Swimming Pool Blog
by Mark Garcia June 27, 2014
What to Do for Dark Green Swimming Pools
If you just now took the cover off of the pool, in late June, and you have a dark green pool - there are some good solutions for you below.
If this is more than just a late pool opening, but a pool neglected for months or years - we have solutions for you also.
What some people don't realize is that an algae filled pool can damage your pool surfaces. Stains of course, but over time, algae and poor water chemistry will begin to erode the pool plaster, with etching and deposits, and weaken vinyl liners, making them brittle and old before their time.
Neglected or abandoned pools are also a problem from a health and safety standpoint. When not protected by a safety cover, they become a safety hazard for humans and animals, and stagnant water will attract mosquitos which could bring disease to the community.
To Drain or Not to Drain?
Pools with full on algae blooms can have varying levels of suspended material, and debris on the bottom and floating on top. If you can see the shallow end floor, even if just barely - you can probably bring it back, with lots of chemicals, cleaning and filtering. If you can only see down 12-18", and there is a lot of debris in the pool, trying to bring it back without at least partially draining will be a long road.
A lot of homeowners are skittish about draining the pool, having heard horror stories of pools that have popped out of the ground. And yes, that can happen, but not if you drain the pool properly.
- Rent or borrow a pump, and discharge hose to reach the street, storm drain or downhill slope
- Check the weather before draining, heavy rain storms increase the risk of hydrostatic pool problems
- On plastered pools, when draining completely, open a few hydrostatic relief valves in the pool floor and drain
- Plastered pools can be pressure washed or acid washed, Vinyl pools should use water and a soft brush
If your pool has a main drain, you can usually drain most of the water out, using the filter pump. Just close off the skimmer valve(s) before the water level gets to the bottom of the skimmer, and let it continue to pump out the waste line, using the main drain. It's common however, that at some point before being fully empty, the pump will lose prime. At best, it will stop with about a foot of water over the main drain.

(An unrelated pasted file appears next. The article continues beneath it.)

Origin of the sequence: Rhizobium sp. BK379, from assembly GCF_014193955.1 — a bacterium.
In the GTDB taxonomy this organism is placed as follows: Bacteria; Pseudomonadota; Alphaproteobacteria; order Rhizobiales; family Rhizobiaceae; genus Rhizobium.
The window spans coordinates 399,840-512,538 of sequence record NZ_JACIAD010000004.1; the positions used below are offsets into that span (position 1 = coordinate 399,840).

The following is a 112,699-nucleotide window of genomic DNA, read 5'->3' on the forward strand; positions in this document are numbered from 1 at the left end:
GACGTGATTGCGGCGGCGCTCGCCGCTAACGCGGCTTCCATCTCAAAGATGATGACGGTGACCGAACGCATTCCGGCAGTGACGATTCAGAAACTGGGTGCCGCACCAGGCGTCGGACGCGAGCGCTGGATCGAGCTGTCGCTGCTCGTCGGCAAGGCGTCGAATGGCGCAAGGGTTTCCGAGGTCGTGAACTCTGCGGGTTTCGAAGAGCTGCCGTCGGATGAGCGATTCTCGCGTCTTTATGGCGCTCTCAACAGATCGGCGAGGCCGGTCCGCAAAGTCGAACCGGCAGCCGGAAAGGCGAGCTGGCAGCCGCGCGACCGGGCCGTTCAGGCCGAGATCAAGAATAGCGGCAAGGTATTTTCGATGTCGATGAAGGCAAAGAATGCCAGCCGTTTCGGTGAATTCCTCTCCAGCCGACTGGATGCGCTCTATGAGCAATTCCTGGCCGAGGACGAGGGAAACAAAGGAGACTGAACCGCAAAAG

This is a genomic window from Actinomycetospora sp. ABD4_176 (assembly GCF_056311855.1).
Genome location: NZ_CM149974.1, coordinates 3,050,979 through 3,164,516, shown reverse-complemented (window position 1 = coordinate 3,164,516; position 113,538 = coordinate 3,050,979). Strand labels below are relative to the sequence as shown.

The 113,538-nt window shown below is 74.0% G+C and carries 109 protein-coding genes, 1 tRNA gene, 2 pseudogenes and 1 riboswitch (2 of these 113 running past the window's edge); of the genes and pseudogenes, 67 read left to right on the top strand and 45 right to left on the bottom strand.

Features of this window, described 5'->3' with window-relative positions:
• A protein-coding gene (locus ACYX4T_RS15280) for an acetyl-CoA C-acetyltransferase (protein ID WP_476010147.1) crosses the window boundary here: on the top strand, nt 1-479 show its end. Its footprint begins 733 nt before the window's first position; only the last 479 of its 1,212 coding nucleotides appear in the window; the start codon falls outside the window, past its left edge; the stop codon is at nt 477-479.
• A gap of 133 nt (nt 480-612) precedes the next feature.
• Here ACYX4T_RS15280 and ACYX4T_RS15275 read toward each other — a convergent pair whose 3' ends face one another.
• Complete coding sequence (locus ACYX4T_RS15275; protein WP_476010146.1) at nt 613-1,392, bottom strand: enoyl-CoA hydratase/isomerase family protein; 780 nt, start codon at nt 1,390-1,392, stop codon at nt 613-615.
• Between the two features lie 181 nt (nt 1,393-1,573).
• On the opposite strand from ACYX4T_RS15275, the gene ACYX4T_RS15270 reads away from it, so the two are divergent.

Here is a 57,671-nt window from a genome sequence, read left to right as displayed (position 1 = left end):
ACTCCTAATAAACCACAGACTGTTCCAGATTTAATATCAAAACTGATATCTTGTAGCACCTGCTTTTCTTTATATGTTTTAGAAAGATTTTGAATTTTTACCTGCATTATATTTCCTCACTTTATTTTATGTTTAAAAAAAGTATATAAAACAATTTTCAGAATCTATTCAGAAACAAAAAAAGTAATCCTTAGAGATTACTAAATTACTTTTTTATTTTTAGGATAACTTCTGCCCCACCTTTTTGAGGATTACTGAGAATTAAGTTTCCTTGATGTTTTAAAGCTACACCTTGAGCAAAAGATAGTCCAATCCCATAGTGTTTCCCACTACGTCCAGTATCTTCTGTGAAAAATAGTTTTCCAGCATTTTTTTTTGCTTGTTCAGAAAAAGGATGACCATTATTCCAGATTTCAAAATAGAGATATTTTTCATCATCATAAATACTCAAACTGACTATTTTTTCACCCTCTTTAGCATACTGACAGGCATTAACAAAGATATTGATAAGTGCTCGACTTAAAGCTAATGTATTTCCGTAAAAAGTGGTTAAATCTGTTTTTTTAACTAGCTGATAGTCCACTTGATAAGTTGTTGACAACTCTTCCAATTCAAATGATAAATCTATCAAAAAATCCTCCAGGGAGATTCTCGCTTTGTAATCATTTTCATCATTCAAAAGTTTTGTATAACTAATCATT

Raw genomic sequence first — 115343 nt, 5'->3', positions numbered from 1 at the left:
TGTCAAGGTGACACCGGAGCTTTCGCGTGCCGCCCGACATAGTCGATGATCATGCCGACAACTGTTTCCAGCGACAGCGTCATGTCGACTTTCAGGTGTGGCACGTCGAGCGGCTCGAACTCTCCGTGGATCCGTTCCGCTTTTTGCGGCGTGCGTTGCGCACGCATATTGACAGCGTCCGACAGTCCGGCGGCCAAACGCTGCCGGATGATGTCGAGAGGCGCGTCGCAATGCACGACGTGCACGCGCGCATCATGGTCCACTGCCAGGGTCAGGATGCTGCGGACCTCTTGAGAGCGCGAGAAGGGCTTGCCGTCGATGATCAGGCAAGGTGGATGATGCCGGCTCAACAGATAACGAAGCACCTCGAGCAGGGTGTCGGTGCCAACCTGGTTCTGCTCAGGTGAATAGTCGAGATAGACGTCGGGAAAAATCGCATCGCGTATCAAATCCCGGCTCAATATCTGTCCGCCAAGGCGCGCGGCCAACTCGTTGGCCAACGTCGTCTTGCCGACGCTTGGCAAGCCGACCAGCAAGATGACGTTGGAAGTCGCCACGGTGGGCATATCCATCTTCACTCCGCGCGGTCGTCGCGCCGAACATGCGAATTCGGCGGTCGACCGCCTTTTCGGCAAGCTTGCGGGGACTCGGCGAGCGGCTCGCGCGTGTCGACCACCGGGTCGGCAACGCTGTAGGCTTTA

Draining the pool can save a lot of time and money. With a small submersible pump, and enough discharge hose to pump downhill or to a storm drain, you can drain most pools in 12-24 hours. Larger, gas powered pumps can also be used, which can drain a pool in 1-3 hours. A faster draining is preferred, to allow you to hose off the walls while it drains, to prevent dried on dead algae from baking in the sun. Use enough discharge and direct the water far enough away so that it's not coming to rest under the pool.
Draining the pool can also save money, because you don't have to dump in tons of expensive pool chemicals to correct 'bad water'. Especially for very dark green pools, draining the swamp and refilling with fresh water will also help to ensure easier water management in the future, with less chance of algae blooming again.
For Vinyl Pools - Drain it down to the bottom step in the shallow end and refill the pool. If necessary, repeat the process until your pool is mostly blue, or just a light shade of green. If you drain it down too close to the shallow end floor, the liner may relax and you may have trouble resetting the liner correctly again, so only drain about half the pool. The same rule applies to fiberglass pools, although maybe a 1/3 rule would be more appropriate.
For Homes with Wells - Many homeowners with wells are concerned that they may 'burn up the well pump', or 'drain the well' if they use it to fill a swimming pool. Last week a homeowner told me of his plans to pump water out of a stagnant pond, rather than use his well! I'm telling you, in most cases there is no need for concern. It's no different than running the lawn sprinkler all day, and I've never seen a well run dry filling a pool, in all my years.